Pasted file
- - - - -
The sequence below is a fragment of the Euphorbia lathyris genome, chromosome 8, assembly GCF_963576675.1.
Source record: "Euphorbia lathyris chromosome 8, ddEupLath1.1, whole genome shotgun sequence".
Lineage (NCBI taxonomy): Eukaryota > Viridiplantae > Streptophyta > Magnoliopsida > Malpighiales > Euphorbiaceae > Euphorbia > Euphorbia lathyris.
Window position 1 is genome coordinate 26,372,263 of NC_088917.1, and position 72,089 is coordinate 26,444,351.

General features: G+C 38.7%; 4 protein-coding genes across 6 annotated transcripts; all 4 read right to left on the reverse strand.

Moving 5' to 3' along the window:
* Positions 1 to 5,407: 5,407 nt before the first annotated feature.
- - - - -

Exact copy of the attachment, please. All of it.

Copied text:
The sequence below is a fragment of the Euphorbia lathyris genome, chromosome 8, assembly GCF_963576675.1.
Source record: "Euphorbia lathyris chromosome 8, ddEupLath1.1, whole genome shotgun sequence".
Lineage (NCBI taxonomy): Eukaryota > Viridiplantae > Streptophyta > Magnoliopsida > Malpighiales > Euphorbiaceae > Euphorbia > Euphorbia lathyris.
Window position 1 is genome coordinate 26,372,263 of NC_088917.1, and position 72,089 is coordinate 26,444,351.

General features: G+C 38.7%; 4 protein-coding genes across 6 annotated transcripts; all 4 read right to left on the reverse strand.

Moving 5' to 3' along the window:
* Positions 1 to 5,407: 5,407 nt before the first annotated feature.